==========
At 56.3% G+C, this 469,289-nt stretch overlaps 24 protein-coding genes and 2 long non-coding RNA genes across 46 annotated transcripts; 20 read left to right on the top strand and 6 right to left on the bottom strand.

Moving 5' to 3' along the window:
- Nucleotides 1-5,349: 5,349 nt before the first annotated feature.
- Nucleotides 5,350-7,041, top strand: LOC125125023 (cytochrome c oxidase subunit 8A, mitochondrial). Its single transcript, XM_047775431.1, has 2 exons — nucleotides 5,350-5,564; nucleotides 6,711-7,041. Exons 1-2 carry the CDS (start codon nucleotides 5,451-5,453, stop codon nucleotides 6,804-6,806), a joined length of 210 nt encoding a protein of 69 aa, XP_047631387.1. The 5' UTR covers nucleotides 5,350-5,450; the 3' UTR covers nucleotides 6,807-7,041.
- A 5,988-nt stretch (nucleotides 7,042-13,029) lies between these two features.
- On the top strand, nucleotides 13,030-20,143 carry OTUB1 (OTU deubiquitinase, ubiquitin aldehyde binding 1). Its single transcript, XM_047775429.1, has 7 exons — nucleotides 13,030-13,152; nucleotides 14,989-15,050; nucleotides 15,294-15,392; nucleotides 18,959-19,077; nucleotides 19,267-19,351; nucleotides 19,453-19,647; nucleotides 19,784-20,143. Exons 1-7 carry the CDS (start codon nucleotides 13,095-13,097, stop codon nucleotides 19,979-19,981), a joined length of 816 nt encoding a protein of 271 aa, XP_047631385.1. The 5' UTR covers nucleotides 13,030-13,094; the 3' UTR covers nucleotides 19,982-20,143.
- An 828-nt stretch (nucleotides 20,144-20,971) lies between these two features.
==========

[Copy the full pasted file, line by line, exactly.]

At 56.3% G+C, this 469,289-nt stretch overlaps 24 protein-coding genes and 2 long non-coding RNA genes across 46 annotated transcripts; 20 read left to right on the top strand and 6 right to left on the bottom strand.

Moving 5' to 3' along the window:
- Nucleotides 1-5,349: 5,349 nt before the first annotated feature.
- Nucleotides 5,350-7,041, top strand: LOC125125023 (cytochrome c oxidase subunit 8A, mitochondrial). Its single transcript, XM_047775431.1, has 2 exons — nucleotides 5,350-5,564; nucleotides 6,711-7,041. Exons 1-2 carry the CDS (start codon nucleotides 5,451-5,453, stop codon nucleotides 6,804-6,806), a joined length of 210 nt encoding a protein of 69 aa, XP_047631387.1. The 5' UTR covers nucleotides 5,350-5,450; the 3' UTR covers nucleotides 6,807-7,041.
- A 5,988-nt stretch (nucleotides 7,042-13,029) lies between these two features.
- On the top strand, nucleotides 13,030-20,143 carry OTUB1 (OTU deubiquitinase, ubiquitin aldehyde binding 1). Its single transcript, XM_047775429.1, has 7 exons — nucleotides 13,030-13,152; nucleotides 14,989-15,050; nucleotides 15,294-15,392; nucleotides 18,959-19,077; nucleotides 19,267-19,351; nucleotides 19,453-19,647; nucleotides 19,784-20,143. Exons 1-7 carry the CDS (start codon nucleotides 13,095-13,097, stop codon nucleotides 19,979-19,981), a joined length of 816 nt encoding a protein of 271 aa, XP_047631385.1. The 5' UTR covers nucleotides 13,030-13,094; the 3' UTR covers nucleotides 19,982-20,143.
- An 828-nt stretch (nucleotides 20,144-20,971) lies between these two features.